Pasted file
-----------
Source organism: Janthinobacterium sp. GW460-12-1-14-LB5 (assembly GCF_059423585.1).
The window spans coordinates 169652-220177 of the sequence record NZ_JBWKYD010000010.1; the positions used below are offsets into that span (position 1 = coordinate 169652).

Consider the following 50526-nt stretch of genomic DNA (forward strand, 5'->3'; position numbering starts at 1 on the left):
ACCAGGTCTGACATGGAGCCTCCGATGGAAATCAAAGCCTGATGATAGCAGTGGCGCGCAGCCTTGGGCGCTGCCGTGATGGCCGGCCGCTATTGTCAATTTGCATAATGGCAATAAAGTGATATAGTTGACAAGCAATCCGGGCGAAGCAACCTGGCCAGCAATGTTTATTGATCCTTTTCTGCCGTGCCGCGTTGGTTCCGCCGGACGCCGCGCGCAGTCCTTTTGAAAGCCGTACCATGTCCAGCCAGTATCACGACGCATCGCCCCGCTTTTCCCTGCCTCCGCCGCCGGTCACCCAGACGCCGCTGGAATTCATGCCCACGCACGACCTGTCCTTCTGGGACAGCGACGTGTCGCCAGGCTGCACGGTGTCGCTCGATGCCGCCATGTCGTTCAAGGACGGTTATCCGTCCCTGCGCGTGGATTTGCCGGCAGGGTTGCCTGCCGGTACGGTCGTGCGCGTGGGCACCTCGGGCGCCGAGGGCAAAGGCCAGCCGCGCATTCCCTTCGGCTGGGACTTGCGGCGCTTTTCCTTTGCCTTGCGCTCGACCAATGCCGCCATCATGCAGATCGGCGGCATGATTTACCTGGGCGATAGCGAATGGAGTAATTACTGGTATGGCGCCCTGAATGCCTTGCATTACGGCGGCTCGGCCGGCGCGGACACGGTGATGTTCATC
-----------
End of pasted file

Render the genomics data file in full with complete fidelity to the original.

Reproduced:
Source organism: Janthinobacterium sp. GW460-12-1-14-LB5 (assembly GCF_059423585.1).
The window spans coordinates 169652-220177 of the sequence record NZ_JBWKYD010000010.1; the positions used below are offsets into that span (position 1 = coordinate 169652).

Consider the following 50526-nt stretch of genomic DNA (forward strand, 5'->3'; position numbering starts at 1 on the left):
ACCAGGTCTGACATGGAGCCTCCGATGGAAATCAAAGCCTGATGATAGCAGTGGCGCGCAGCCTTGGGCGCTGCCGTGATGGCCGGCCGCTATTGTCAATTTGCATAATGGCAATAAAGTGATATAGTTGACAAGCAATCCGGGCGAAGCAACCTGGCCAGCAATGTTTATTGATCCTTTTCTGCCGTGCCGCGTTGGTTCCGCCGGACGCCGCGCGCAGTCCTTTTGAAAGCCGTACCATGTCCAGCCAGTATCACGACGCATCGCCCCGCTTTTCCCTGCCTCCGCCGCCGGTCACCCAGACGCCGCTGGAATTCATGCCCACGCACGACCTGTCCTTCTGGGACAGCGACGTGTCGCCAGGCTGCACGGTGTCGCTCGATGCCGCCATGTCGTTCAAGGACGGTTATCCGTCCCTGCGCGTGGATTTGCCGGCAGGGTTGCCTGCCGGTACGGTCGTGCGCGTGGGCACCTCGGGCGCCGAGGGCAAAGGCCAGCCGCGCATTCCCTTCGGCTGGGACTTGCGGCGCTTTTCCTTTGCCTTGCGCTCGACCAATGCCGCCATCATGCAGATCGGCGGCATGATTTACCTGGGCGATAGCGAATGGAGTAATTACTGGTATGGCGCCCTGAATGCCTTGCATTACGGCGGCTCGGCCGGCGCGGACACGGTGATGTTCATC